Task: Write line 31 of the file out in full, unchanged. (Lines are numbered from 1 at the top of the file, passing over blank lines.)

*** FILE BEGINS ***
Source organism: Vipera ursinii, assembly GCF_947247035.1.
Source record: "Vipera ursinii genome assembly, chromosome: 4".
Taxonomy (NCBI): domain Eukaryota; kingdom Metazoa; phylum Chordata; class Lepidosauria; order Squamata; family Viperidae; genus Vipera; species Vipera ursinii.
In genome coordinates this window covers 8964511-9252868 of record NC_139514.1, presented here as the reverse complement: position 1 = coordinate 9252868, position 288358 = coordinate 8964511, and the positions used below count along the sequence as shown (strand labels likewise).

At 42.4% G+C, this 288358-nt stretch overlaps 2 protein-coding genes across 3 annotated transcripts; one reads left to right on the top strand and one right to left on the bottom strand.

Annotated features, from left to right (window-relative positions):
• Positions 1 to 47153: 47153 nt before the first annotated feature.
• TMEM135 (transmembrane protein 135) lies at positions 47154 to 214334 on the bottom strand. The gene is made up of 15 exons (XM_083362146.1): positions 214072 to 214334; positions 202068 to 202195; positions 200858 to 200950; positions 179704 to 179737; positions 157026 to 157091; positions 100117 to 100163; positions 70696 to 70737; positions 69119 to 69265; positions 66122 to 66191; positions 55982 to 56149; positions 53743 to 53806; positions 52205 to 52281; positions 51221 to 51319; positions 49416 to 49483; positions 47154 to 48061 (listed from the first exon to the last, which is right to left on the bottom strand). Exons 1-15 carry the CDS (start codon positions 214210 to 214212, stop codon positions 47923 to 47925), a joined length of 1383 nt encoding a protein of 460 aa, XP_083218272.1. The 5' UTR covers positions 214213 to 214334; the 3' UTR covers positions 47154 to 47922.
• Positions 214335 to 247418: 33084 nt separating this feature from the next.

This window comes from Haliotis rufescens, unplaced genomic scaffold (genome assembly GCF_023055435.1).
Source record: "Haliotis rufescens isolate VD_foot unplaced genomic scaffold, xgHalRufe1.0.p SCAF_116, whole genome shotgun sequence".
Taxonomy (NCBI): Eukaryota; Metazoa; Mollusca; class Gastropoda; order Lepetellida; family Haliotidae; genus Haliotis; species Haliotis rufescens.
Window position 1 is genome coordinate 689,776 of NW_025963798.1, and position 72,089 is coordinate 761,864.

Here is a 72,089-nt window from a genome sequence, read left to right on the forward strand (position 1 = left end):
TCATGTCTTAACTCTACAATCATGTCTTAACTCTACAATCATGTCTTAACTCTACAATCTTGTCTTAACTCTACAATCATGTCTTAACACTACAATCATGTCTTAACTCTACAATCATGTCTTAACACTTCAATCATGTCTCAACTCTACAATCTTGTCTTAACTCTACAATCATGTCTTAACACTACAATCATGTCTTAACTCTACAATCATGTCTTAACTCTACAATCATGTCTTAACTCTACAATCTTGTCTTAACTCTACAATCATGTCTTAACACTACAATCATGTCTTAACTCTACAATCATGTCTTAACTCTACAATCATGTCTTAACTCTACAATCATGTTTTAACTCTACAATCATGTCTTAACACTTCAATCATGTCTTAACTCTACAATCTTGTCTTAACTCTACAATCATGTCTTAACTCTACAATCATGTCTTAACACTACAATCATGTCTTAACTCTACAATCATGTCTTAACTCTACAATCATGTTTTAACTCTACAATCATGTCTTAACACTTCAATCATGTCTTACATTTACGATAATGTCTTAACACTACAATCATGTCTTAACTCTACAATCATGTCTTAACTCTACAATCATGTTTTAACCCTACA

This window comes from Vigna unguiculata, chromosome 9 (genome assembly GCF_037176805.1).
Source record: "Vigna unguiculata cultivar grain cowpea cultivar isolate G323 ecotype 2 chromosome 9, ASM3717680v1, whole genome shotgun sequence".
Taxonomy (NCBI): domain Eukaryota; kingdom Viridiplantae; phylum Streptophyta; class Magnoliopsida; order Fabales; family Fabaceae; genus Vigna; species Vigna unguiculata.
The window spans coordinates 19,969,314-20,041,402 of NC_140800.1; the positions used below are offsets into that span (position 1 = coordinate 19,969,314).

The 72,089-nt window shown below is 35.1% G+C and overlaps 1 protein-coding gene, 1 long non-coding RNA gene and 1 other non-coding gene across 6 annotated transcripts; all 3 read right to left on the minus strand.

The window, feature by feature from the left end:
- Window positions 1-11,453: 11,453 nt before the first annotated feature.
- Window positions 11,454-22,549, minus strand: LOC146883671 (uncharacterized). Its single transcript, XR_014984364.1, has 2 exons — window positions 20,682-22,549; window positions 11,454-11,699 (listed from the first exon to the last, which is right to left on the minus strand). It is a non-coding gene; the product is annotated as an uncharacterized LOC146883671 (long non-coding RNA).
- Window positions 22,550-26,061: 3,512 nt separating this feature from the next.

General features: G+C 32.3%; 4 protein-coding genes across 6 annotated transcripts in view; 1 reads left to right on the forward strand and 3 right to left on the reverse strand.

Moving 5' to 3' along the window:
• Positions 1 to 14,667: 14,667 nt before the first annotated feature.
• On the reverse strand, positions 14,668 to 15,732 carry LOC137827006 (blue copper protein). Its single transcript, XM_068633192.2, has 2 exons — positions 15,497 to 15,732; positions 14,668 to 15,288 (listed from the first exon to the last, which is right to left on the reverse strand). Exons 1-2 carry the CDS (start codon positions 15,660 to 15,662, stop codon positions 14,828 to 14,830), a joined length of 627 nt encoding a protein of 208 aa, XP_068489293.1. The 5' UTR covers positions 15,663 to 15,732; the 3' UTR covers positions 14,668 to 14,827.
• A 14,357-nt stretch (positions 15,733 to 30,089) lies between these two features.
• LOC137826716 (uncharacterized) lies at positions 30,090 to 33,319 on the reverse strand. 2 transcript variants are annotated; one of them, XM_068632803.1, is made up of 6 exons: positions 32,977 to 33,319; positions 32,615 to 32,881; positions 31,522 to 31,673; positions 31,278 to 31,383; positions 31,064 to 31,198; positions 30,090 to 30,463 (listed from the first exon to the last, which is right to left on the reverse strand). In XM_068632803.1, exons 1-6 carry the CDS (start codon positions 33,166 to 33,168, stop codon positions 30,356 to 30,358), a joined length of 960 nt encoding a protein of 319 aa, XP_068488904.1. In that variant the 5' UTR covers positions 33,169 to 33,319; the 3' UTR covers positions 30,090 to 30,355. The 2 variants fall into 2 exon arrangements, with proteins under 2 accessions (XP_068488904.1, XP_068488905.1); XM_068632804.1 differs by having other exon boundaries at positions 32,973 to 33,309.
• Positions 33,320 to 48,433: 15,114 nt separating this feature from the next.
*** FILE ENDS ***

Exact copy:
• Positions 33,320 to 48,433: 15,114 nt separating this feature from the next.